Up until two months ago, the mining company BCL was a blue chip that was on an upward trajectory ÔÇô buying mines in Botswana and across Southern Africa, planning to diversify away from copper and nickel and receiving kudos from the Government of Botswana for coming up with a master plan that was supposed to save the town of Selibe Phikwe from extinction.
To showcase its muscle, BCL invested in a multi-million Pula steel processing plant.
The steel plant is part of efforts to diversify Selibe Phikwe’s excessive reliance on the mine.
It is possible that may be BCL was punching above its weight, playing in a league in which it did not belong or just biting more than it could chew.
A long overdue shutdown at the mine has gone horribly wrong.
And with that everything seems to be unraveling.
The situation is not helped by lackluster demand for commodity products in China ÔÇô a development that has mercilessly pushed prices to a record low.
While BCL is rich with assets, it is going through a difficult cash flow crunch.
Creditors are unwilling to come to the party ÔÇô and for a reason.
BCL is 100% owned by the Government of Botswana and creditors want the shareholder to provide surety and the much needed guarantees.
Getting such underwriting has neither been easy nor a quick process for BCL.
Two weeks ago BCL management wrote to employees warning them that they might not get their salaries and wages on time. It’s crunch time!
To put the whole thing into context and add a human face to it, when BCL sneezes, the whole of Selibe Phikwe gets flu.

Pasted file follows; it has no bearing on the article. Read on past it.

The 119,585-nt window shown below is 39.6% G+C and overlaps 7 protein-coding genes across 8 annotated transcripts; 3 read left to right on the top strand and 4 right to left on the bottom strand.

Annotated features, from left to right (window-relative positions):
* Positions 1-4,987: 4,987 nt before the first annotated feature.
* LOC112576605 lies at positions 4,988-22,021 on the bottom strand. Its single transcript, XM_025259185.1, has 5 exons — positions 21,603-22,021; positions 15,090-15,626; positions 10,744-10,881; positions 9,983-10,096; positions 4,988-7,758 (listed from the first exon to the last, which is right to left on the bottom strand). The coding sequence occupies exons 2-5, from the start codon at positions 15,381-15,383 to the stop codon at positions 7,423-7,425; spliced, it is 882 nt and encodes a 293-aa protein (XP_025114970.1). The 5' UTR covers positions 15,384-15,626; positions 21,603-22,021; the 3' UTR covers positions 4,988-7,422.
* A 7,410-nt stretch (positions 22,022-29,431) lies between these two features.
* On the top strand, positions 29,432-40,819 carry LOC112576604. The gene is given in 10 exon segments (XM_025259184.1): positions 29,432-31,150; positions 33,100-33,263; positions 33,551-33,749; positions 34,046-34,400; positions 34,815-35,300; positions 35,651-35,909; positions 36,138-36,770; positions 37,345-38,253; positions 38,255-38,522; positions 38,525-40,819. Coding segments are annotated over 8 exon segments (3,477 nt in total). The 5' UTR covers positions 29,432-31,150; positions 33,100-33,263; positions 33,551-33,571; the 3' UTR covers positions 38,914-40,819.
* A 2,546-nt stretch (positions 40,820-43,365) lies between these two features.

That is how important BCL is to the economy of this small town.
With the smelter effectively not working because it is under repair, BCL is effectively not trading.
To BCL, the smelter is like a cash cow. And its current state, added to already low prices of copper and nickel make for a dangerous mix. The situation is made worse by the fact that BCL does not have cash reserves ÔÇô having passed over a billion to Government recently as part of loan repayments and taxes.
The mine is literally on its knees. And it will not be up until the smelter is up and running.
We go in detail so as to paint an elaborate picture and background of how BCL ended up where it is today.
We want to call on government to provide BCL with the kind of working capital that the mine needs.
This could be in the form of loans or simply guarantees to commercial institutions.
In the meantime BCL management has to look at its internal processes, especially the Finance Department.
Persistent briefings indicate that the Department of Finance slept on the job and took too long to approach the banks for credit when called to do so by the Board.
This could have saved the BCL the crisis it now has to deal with.
BCL cannot be made exist on the edge for much longer.
An existence on the cliff kills moral at both management and employees levels. It also increases risk while dampening the kind of appetite the mining housing needs to continue looking to diversify its portfolio.
It is our hope that the Ministries of Finance and also that of Minerals will look at the intrinsic value that BCL has and act to protect it rather than allow it to diminish through the cash crunch that the mine is going through.
Having said that we want to point out to BCL management that the economy of China which has been fuelling demand and with that commodity prices over the years, is currently looking somewhat grim. And is likely to be like that for a foreseeable future.
BCL thus has to contain their costs and make sure that revisit their strategy.
More importantly, BCL Management has to work steadfastly into bringing fully back on line the entire plant and smelter for that really is how BCL makes money.